Years ago, I read about the idea of guerrilla marketing: a low cost way to try to attract interest. The core was to post something mysterious, funny, or inexplicable that would get people to notice something and that you could use to tie to what you wanted people to buy.
I figured out one way to avoid just plugging by attaching my announcements to the story fragments I write for #vss365. Every day there is a new prompt and I usually write a one tweet story fragment. Periodically, I write a fragment that references characters and situations from my existing stories and, as a second tweet in the thread, I add a pitch for my stories. I don’t have metrics that indicate it “works”, but it makes me feel better than posting and reposting the same plug. But I wanted to try something new.
On the book covers, we’ve begun to develop some motifs. One is that each cover has a dirigible on it. And we’ve also added some framing around the edges. So I wondered if I could take some photographs that had framing like that and then photoshop in a dirigible.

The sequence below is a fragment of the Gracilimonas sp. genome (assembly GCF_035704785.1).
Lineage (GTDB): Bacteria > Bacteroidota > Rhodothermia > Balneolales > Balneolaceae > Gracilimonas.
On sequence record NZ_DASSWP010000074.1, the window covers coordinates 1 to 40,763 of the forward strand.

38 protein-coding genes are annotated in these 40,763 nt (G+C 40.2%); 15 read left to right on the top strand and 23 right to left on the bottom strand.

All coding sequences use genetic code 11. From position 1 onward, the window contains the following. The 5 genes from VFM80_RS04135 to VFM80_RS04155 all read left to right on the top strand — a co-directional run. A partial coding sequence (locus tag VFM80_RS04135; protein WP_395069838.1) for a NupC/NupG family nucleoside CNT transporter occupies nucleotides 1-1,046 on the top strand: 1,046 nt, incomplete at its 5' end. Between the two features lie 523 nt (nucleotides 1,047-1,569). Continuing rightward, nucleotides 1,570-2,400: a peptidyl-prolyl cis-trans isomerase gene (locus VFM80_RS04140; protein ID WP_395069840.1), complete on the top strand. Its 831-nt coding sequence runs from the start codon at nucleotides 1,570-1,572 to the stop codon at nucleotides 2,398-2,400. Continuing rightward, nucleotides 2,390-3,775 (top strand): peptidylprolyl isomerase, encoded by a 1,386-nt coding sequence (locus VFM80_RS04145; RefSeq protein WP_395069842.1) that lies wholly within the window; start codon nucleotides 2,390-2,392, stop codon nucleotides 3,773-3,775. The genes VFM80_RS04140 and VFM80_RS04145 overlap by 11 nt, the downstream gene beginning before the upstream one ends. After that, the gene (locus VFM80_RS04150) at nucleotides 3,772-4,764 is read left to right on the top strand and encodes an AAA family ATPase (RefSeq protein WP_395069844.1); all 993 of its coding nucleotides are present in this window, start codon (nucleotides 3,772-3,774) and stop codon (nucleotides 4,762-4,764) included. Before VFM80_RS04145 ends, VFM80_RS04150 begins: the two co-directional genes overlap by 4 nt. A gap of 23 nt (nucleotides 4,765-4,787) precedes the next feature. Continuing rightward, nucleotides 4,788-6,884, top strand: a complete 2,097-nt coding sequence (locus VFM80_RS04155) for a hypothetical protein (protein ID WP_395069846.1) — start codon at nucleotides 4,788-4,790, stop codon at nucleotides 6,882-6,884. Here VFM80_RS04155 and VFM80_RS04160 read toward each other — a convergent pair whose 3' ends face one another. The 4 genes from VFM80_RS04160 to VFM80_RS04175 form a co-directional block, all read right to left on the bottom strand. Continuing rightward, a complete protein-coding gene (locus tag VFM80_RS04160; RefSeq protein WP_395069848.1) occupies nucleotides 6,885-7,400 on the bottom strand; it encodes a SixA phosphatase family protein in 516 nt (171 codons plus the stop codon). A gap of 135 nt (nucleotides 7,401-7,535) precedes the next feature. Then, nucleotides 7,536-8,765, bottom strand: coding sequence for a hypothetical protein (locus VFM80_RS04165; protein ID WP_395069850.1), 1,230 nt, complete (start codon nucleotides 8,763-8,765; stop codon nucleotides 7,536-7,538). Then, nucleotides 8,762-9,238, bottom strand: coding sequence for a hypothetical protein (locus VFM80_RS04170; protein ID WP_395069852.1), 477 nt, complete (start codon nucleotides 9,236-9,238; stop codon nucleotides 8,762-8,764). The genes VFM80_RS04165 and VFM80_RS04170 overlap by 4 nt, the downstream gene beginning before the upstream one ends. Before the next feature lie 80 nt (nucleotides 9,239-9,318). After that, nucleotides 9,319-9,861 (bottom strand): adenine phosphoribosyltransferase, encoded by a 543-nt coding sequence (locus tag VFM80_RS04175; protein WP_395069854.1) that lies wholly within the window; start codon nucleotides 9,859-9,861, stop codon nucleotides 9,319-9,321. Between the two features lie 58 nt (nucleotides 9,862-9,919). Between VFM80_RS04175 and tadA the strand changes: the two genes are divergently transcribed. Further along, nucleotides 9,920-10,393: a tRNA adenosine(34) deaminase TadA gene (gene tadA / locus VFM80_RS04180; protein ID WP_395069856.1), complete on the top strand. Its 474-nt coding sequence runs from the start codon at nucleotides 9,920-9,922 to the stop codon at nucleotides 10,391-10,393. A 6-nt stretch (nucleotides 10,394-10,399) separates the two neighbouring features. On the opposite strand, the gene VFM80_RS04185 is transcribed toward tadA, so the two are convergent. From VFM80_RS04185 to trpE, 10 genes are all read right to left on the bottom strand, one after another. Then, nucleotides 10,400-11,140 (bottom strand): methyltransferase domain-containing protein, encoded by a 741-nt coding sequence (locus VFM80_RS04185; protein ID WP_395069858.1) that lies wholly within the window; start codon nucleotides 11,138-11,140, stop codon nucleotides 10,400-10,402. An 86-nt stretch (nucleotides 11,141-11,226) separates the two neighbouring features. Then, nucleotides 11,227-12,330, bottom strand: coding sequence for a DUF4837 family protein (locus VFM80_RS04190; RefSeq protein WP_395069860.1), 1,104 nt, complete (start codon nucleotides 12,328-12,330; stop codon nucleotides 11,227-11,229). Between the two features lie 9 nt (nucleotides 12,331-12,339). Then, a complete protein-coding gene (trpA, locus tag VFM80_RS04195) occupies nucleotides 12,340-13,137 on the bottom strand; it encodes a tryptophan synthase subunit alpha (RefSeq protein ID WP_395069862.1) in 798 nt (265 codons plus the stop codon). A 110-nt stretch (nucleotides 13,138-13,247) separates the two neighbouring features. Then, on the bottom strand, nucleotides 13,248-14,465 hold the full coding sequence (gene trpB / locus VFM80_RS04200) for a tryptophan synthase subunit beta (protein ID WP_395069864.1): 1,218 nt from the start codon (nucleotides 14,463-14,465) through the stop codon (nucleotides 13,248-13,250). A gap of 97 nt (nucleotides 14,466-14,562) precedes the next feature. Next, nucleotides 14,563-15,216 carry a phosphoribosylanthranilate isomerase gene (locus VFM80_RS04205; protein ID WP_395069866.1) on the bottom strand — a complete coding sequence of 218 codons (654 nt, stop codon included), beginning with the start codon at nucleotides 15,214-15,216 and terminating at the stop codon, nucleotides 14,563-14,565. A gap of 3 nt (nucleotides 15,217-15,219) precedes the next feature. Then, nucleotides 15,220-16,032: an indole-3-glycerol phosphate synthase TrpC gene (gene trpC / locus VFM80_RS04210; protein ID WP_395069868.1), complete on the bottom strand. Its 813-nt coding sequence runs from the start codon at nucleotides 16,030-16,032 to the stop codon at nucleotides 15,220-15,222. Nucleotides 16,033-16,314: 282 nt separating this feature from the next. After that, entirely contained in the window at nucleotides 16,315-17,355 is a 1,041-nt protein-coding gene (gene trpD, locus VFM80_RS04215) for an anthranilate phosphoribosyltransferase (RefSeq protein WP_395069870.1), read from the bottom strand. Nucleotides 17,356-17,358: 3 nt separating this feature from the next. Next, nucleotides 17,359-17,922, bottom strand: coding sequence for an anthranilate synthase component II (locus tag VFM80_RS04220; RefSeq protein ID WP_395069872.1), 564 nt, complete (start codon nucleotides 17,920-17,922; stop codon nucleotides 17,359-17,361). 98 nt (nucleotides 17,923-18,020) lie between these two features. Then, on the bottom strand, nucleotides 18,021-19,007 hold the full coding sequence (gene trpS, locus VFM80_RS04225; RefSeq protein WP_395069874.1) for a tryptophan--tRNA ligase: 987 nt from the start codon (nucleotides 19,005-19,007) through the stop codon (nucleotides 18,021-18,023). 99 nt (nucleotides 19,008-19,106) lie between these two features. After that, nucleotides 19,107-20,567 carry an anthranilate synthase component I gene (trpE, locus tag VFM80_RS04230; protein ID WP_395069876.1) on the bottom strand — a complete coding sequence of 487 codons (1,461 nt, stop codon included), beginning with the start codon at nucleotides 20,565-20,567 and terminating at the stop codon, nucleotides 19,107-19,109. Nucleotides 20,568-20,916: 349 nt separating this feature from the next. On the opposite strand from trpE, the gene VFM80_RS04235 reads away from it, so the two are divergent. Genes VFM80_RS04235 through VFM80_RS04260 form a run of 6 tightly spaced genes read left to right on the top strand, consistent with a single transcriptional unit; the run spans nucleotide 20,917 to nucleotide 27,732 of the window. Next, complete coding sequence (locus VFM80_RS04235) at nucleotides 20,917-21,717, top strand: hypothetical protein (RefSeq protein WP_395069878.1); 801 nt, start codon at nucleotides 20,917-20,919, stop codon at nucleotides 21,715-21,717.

I went through all my old pictures and found that I basically didn’t have any pictures that that kind of framing. So I gave up on the part.
I went to Flickr and found three pictures of dirigibles that were by themselves in the sky (easily photoshoppable) and were not restricted against remixing or commercial use. In some cases, I had to make some adjustments (erasing text on the dirigible). And then I inserted them into some pictures.
It worked about as well as I could have hoped. (OK — I could always hope that it would go viral and get millions of views). But a friend was only too happy to play tsukomi to my boke:
Blimp? Do you mean on the cover of my book that’s available for pre-order and is coming out in two days? https://t.co/NG5A4DWAIE— Steven D. BREWER 🏳️⚧️ (@author_sdbrewer) March 23, 2022
I couldn’t have asked for a better straight line.
I can keep doing it for a while to see if I can fish anybody else in.